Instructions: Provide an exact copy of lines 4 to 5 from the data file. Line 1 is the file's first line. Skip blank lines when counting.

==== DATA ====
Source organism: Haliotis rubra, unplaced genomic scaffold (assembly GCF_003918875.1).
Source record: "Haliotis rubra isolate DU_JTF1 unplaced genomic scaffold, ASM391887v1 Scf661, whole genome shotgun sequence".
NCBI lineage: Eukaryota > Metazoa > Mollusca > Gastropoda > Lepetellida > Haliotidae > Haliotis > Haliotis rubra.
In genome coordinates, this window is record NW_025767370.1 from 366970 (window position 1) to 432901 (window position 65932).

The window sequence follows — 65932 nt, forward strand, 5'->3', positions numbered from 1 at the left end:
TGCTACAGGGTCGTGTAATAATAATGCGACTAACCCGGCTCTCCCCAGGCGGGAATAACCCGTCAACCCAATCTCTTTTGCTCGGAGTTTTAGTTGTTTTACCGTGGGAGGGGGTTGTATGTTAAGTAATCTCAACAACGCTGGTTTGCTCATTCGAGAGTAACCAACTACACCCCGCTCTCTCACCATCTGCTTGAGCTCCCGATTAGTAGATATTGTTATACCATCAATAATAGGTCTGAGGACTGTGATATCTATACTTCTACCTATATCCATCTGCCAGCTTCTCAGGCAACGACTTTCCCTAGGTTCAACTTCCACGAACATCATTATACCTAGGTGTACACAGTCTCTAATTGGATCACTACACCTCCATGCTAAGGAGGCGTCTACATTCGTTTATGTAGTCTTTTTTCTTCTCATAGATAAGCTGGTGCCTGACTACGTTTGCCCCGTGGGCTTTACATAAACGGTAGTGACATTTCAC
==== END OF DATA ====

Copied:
In genome coordinates, this window is record NW_025767370.1 from 366970 (window position 1) to 432901 (window position 65932).

The window sequence follows — 65932 nt, forward strand, 5'->3', positions numbered from 1 at the left end: